Uppsala University, Disciplinary Domain of Science and Technology, Earth Sciences, Department of Earth Sciences, LUVAL.
    Identifiering av skyfallskänsliga punkter till Västerås kommunsvattentjänstplan: Risk- och sårbarhetsanalys samt lågpunktskartering2023Independent thesis Advanced level (professional degree), 20 credits / 30 HE creditsStudent thesis
    Abstract [en]

    As of January 1st, 2024, all municipalities must have a water service plan. A water service plan must contain each municipality's long-term plan to provide public water services in the future and solutions that need to be taken in the event of a cloudburst to protect water and sewage facilities. The change in law was introduced on January 1st, 2023, which has given municipalities a tight timetable to develop this plan.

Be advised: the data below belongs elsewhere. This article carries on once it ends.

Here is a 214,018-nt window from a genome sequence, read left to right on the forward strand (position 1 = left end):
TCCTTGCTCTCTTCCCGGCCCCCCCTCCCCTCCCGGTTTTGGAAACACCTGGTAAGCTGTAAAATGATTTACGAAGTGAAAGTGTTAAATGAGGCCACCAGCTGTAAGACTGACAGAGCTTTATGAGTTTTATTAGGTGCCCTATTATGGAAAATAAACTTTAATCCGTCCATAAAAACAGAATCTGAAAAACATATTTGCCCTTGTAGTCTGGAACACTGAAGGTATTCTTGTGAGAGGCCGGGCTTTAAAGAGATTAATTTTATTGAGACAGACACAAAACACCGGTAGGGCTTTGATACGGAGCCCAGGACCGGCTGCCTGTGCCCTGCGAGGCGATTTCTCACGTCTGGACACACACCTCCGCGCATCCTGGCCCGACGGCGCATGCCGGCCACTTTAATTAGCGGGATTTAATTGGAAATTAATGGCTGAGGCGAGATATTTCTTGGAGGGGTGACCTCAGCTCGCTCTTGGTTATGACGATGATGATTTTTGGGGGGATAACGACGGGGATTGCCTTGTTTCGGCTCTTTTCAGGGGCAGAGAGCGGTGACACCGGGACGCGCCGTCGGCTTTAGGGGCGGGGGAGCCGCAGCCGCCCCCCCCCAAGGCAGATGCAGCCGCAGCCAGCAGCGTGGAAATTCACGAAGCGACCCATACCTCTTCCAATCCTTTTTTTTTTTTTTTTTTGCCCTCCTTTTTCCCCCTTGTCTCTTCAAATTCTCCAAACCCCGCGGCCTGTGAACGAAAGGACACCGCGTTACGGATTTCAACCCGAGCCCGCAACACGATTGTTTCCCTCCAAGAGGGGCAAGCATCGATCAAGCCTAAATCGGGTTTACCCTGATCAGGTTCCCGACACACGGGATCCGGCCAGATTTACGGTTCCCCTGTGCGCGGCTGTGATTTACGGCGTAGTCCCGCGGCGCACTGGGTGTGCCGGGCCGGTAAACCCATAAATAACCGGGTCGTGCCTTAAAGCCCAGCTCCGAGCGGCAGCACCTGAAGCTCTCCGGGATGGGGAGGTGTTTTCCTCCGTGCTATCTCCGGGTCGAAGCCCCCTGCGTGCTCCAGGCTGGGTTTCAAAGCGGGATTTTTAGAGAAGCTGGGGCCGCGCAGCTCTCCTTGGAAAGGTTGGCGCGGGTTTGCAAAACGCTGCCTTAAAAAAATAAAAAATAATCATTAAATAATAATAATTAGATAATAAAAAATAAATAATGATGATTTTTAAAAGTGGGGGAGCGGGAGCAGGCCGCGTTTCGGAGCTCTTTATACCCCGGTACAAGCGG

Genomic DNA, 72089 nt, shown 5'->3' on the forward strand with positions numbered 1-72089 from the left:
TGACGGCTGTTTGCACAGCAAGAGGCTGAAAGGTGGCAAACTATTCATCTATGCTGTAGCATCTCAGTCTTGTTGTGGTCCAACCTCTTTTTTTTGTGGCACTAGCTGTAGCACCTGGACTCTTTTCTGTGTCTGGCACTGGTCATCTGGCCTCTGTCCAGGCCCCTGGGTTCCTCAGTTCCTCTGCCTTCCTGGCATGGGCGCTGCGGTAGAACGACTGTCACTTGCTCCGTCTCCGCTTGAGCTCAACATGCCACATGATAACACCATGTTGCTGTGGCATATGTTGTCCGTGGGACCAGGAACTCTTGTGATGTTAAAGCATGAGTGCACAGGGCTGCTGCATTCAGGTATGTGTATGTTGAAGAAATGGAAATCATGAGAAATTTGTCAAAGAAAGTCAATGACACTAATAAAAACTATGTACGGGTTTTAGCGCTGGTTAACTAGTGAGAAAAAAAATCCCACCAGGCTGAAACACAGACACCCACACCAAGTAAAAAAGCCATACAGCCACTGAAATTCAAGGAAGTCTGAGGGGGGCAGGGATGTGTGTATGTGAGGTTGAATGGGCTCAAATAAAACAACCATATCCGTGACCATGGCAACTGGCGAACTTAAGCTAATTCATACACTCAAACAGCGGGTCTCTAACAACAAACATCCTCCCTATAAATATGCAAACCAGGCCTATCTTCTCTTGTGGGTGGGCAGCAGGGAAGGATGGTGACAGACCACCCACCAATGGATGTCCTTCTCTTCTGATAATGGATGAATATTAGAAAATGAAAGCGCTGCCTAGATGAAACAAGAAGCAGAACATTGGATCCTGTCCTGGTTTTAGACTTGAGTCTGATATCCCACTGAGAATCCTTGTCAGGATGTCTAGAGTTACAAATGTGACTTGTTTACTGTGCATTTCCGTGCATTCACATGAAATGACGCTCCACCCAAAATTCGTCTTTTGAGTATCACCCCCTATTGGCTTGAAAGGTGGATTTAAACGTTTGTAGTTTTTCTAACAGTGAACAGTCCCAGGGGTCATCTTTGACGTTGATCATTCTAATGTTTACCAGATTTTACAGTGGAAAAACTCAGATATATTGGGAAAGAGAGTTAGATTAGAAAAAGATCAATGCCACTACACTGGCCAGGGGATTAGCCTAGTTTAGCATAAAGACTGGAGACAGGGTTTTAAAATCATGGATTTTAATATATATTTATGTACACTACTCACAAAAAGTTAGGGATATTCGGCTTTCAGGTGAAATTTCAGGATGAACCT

The study has investigated what the water service plan in Västerås municipality needs to contain in order to fulfill the requirement for solutions in the event of cloudbursts, identify points in the waste and stormwater network that are potentially vulnerable to cloudbursts, and provide suggestions for torrential rain measures. In order to fulfill the purpose, a risk and vulnerability analysis has been carried out to identify points in the waste and stormwater network that are potentially vulnerable to cloudbursts. The analysis included a workshop, with key individuals at Mälarenergi Vatten AB, and a risk matrix that was used as an assessment basis. From the risk matrix, points that were potentially vulnerable to cloudbursts were identified and a low-point mapping was performed in SCALGO Live at the selected points. The rain events performed in the mapping were 10-, 20- and 100-year rainfalls. The low-point mapping was compared with a cloudburst mapping with land runoff and conduit network, which is a mapping with a high degree of detail, to investigate whether low-point mapping can be a suitable basis for a water service plan.